At West Chester this year, as part of our nineteenth annual conference, we will be celebrating the 90th birthday of Daniel Hoffman. As part of that celebration, Dana Gioia, X. J. Kennedy, David Mason, Marilyn Nelson, and Jill Allyn Rosser will speak, among others.

Although I had been attending West Chester for many years before becoming director of the conference, I grew to know Dan better through the work of his wife, Elizabeth McFarland. I had the opportunity to review her book Over the Summer Water for the Summer 2008 issue of Mezzo Cammin, the magazine that I edit devoted to formalist poetry by women. Because the book was published posthumously, it was Dan who was able to enjoy seeing the work come to fruition. Dan was tireless in making sure that the writing found a place before the public, and this says much about his character.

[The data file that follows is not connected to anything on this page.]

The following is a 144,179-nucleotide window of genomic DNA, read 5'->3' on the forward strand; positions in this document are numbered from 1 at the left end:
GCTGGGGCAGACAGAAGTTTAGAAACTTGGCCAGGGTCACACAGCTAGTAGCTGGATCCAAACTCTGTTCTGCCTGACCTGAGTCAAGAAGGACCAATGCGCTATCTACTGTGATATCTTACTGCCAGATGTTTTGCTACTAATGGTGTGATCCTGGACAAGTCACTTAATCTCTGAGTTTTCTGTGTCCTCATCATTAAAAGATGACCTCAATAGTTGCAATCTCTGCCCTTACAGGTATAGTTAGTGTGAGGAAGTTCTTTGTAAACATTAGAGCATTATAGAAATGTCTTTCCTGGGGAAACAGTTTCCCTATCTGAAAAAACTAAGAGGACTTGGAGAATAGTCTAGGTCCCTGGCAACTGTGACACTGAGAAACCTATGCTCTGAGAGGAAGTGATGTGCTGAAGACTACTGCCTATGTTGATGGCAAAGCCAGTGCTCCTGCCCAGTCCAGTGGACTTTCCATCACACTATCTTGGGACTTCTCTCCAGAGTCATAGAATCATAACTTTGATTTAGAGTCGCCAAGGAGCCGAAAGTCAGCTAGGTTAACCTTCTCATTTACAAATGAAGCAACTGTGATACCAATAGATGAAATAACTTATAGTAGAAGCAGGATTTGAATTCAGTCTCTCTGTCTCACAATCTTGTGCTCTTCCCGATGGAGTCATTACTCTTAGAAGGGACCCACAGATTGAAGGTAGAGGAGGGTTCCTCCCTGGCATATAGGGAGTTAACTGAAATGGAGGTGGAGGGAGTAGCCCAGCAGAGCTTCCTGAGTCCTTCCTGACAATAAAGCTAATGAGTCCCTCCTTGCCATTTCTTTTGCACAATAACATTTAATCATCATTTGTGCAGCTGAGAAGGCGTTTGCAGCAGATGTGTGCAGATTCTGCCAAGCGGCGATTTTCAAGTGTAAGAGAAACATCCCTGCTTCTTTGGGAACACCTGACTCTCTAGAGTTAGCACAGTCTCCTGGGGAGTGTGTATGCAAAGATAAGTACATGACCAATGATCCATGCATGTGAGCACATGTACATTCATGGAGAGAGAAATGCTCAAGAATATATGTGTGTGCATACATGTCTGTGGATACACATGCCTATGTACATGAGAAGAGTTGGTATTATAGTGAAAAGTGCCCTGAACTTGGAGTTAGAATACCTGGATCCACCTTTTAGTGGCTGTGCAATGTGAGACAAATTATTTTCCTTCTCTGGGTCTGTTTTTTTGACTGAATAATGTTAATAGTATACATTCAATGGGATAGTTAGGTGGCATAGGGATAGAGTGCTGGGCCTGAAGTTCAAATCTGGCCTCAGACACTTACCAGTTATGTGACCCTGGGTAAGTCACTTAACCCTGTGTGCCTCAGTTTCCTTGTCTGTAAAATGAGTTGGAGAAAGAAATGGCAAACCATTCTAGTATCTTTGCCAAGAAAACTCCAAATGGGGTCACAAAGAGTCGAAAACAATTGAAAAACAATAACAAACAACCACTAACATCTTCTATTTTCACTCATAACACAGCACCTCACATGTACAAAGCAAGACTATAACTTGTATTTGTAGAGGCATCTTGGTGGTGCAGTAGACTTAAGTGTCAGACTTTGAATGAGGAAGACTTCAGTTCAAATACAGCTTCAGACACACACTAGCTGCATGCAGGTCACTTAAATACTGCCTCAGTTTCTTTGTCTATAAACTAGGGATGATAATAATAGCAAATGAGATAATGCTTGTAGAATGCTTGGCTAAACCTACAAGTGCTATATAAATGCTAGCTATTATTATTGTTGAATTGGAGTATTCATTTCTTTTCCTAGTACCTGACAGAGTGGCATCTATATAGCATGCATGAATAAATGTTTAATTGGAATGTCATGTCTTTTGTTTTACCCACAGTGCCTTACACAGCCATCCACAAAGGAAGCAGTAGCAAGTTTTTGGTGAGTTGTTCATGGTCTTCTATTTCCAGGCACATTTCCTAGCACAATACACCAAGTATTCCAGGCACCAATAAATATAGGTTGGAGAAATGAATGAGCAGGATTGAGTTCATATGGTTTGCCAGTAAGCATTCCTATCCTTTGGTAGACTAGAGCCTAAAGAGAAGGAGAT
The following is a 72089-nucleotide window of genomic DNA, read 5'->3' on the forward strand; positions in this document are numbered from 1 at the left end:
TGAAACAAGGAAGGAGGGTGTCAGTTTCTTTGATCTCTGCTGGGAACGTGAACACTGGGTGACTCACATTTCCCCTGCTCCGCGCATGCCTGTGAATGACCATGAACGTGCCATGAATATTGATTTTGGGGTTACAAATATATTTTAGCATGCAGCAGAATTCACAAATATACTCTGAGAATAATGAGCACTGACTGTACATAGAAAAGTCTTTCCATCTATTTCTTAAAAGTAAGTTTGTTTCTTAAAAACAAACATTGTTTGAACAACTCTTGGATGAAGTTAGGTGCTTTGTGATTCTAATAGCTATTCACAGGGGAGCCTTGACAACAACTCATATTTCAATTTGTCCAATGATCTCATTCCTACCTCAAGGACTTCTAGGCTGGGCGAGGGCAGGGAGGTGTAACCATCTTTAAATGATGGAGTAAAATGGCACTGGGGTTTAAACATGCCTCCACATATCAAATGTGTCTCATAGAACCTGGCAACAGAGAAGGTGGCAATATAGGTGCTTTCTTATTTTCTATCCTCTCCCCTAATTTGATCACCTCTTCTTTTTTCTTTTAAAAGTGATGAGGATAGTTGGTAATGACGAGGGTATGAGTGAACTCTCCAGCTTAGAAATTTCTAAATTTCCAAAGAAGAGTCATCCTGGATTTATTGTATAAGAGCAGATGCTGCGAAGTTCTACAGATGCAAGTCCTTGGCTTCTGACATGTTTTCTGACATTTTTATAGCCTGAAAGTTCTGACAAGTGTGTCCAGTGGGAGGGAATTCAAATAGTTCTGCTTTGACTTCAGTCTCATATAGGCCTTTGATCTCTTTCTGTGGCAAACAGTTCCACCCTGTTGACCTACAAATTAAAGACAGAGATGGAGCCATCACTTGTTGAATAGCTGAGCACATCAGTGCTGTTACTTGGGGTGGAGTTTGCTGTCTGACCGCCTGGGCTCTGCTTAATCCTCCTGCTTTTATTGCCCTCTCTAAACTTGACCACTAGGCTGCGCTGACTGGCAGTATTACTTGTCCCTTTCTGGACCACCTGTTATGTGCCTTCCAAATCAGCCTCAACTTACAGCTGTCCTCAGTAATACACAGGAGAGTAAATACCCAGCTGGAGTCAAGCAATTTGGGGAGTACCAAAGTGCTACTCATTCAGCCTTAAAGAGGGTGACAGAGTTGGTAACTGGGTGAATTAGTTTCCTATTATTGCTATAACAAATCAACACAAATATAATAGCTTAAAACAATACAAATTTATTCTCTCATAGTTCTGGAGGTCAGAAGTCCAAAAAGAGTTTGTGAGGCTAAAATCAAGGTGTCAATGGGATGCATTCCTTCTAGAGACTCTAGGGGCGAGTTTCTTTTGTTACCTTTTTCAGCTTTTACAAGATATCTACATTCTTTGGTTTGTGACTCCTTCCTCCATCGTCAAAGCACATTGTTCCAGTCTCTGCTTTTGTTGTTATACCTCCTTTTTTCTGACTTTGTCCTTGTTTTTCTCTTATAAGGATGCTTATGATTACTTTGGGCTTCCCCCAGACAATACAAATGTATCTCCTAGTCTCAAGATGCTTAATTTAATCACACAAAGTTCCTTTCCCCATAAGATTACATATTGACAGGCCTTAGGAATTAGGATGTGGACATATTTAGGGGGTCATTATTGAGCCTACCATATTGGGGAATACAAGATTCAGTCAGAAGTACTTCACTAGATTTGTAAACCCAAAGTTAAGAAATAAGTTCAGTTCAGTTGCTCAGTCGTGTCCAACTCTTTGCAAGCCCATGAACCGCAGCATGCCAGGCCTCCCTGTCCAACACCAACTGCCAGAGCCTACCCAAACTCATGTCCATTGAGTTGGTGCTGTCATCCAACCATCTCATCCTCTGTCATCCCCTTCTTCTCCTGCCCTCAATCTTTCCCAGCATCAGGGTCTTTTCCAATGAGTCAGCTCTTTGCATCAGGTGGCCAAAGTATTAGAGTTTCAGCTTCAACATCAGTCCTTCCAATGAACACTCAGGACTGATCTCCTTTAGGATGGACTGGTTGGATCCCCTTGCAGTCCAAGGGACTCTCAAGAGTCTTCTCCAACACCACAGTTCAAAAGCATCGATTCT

During his years at the conference—he has been a stalwart supporter since the beginning—he has influenced many members of our conference community. West Chester is about grandeur and kindness, and Dan epitomizes both. So many people have told me "Dan Hoffman was my teacher," and in this business that simple sentence means so much: not only helping a student to find the right word, but, in the end, changing the direction of careers and lives. As Elizabeth McFarland writes, "Memory wears retrospective clothes." This year, writers are looking back at the ninety years of Daniel Hoffman with appreciation and nostalgia.

There has always been a courtesy to Dan that I have admired. In a writerly world of egos, Dan does not always have to be in the spotlight. He believes in supporting younger writers, in creating the collective enterprise. This, in the end, fosters the highest values of community.

I can't think of a person I'd rather throw a party for.